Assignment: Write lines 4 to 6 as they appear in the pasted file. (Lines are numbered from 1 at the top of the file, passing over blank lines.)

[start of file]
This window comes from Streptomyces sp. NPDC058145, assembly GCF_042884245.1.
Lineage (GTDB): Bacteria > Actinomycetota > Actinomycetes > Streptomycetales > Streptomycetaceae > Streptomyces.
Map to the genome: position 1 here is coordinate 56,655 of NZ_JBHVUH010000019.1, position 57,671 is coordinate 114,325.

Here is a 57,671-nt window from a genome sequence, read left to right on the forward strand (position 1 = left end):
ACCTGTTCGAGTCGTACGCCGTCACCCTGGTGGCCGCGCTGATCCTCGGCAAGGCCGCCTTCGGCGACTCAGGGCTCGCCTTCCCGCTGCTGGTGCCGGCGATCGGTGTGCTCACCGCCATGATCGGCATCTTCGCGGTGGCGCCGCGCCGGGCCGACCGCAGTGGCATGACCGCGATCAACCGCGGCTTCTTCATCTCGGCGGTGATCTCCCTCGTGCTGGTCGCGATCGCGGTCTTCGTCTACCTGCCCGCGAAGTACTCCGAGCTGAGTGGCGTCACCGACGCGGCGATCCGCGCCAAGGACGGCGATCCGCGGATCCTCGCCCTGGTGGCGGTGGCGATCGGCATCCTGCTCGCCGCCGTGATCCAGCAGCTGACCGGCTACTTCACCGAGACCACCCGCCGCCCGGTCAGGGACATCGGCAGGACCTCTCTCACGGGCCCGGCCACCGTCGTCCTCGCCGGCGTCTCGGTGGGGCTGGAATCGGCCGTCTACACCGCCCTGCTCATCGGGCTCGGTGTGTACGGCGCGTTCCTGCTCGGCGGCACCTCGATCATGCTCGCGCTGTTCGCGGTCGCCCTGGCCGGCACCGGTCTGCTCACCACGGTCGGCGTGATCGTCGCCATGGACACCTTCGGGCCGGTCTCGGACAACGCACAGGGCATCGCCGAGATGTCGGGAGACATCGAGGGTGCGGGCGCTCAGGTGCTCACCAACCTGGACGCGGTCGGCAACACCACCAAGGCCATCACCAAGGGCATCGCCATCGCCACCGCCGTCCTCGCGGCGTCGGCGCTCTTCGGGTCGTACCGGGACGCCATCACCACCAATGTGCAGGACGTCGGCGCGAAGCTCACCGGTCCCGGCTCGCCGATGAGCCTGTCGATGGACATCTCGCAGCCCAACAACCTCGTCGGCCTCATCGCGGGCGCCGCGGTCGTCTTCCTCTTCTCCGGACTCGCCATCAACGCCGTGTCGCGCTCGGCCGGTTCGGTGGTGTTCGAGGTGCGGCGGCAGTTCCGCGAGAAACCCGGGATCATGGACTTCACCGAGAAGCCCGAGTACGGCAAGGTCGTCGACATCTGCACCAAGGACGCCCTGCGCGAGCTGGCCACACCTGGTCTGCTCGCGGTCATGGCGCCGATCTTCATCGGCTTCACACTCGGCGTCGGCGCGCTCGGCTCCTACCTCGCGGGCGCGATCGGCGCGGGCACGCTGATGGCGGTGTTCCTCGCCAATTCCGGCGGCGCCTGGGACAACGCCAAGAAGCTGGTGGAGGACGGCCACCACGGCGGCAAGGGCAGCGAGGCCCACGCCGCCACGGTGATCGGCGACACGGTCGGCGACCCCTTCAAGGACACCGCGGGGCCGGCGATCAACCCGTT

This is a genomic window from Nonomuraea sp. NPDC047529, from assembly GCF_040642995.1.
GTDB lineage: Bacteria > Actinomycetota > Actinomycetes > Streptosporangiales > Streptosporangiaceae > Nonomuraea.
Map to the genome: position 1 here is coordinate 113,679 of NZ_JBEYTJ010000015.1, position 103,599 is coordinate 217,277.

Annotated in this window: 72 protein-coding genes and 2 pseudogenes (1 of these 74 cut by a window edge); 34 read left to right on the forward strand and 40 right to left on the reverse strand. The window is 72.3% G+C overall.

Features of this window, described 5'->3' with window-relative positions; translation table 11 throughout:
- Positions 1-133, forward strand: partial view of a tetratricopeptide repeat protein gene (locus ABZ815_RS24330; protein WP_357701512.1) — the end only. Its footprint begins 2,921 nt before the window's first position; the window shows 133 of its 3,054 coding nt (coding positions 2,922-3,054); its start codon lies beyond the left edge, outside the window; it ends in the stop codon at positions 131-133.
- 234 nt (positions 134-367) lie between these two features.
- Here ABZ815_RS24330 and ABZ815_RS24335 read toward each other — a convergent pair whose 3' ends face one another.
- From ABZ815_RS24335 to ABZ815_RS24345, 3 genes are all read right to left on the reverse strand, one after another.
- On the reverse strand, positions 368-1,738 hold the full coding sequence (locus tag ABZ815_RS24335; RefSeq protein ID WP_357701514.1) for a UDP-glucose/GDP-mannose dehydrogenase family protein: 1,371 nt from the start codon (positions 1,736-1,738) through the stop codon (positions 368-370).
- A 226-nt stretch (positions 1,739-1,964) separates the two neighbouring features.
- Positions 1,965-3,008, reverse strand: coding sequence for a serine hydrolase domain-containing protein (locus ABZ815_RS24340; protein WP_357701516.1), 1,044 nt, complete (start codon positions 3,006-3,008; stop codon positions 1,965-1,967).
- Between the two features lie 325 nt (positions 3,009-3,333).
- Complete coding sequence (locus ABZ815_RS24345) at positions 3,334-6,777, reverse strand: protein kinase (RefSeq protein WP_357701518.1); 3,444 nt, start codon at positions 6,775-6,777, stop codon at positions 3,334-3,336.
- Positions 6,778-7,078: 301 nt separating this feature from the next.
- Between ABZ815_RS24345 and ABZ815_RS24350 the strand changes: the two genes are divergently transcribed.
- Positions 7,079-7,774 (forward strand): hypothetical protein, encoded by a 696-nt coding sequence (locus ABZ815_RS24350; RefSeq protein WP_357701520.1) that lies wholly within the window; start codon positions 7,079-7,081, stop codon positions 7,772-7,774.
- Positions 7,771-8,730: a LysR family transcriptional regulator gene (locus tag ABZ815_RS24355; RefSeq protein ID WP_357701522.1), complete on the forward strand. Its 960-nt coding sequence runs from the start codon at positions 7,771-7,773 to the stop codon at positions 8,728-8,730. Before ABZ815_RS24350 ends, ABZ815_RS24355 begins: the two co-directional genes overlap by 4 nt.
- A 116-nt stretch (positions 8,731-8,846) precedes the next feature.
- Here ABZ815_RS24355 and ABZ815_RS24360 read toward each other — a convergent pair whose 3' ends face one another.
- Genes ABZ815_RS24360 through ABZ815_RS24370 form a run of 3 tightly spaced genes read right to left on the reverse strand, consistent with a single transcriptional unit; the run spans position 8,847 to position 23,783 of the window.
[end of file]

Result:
Here is a 57,671-nt window from a genome sequence, read left to right on the forward strand (position 1 = left end):
ACCTGTTCGAGTCGTACGCCGTCACCCTGGTGGCCGCGCTGATCCTCGGCAAGGCCGCCTTCGGCGACTCAGGGCTCGCCTTCCCGCTGCTGGTGCCGGCGATCGGTGTGCTCACCGCCATGATCGGCATCTTCGCGGTGGCGCCGCGCCGGGCCGACCGCAGTGGCATGACCGCGATCAACCGCGGCTTCTTCATCTCGGCGGTGATCTCCCTCGTGCTGGTCGCGATCGCGGTCTTCGTCTACCTGCCCGCGAAGTACTCCGAGCTGAGTGGCGTCACCGACGCGGCGATCCGCGCCAAGGACGGCGATCCGCGGATCCTCGCCCTGGTGGCGGTGGCGATCGGCATCCTGCTCGCCGCCGTGATCCAGCAGCTGACCGGCTACTTCACCGAGACCACCCGCCGCCCGGTCAGGGACATCGGCAGGACCTCTCTCACGGGCCCGGCCACCGTCGTCCTCGCCGGCGTCTCGGTGGGGCTGGAATCGGCCGTCTACACCGCCCTGCTCATCGGGCTCGGTGTGTACGGCGCGTTCCTGCTCGGCGGCACCTCGATCATGCTCGCGCTGTTCGCGGTCGCCCTGGCCGGCACCGGTCTGCTCACCACGGTCGGCGTGATCGTCGCCATGGACACCTTCGGGCCGGTCTCGGACAACGCACAGGGCATCGCCGAGATGTCGGGAGACATCGAGGGTGCGGGCGCTCAGGTGCTCACCAACCTGGACGCGGTCGGCAACACCACCAAGGCCATCACCAAGGGCATCGCCATCGCCACCGCCGTCCTCGCGGCGTCGGCGCTCTTCGGGTCGTACCGGGACGCCATCACCACCAATGTGCAGGACGTCGGCGCGAAGCTCACCGGTCCCGGCTCGCCGATGAGCCTGTCGATGGACATCTCGCAGCCCAACAACCTCGTCGGCCTCATCGCGGGCGCCGCGGTCGTCTTCCTCTTCTCCGGACTCGCCATCAACGCCGTGTCGCGCTCGGCCGGTTCGGTGGTGTTCGAGGTGCGGCGGCAGTTCCGCGAGAAACCCGGGATCATGGACTTCACCGAGAAGCCCGAGTACGGCAAGGTCGTCGACATCTGCACCAAGGACGCCCTGCGCGAGCTGGCCACACCTGGTCTGCTCGCGGTCATGGCGCCGATCTTCATCGGCTTCACACTCGGCGTCGGCGCGCTCGGCTCCTACCTCGCGGGCGCGATCGGCGCGGGCACGCTGATGGCGGTGTTCCTCGCCAATTCCGGCGGCGCCTGGGACAACGCCAAGAAGCTGGTGGAGGACGGCCACCACGGCGGCAAGGGCAGCGAGGCCCACGCCGCCACGGTGATCGGCGACACGGTCGGCGACCCCTTCAAGGACACCGCGGGGCCGGCGATCAACCCGTT

This is a genomic window from Nonomuraea sp. NPDC047529, from assembly GCF_040642995.1.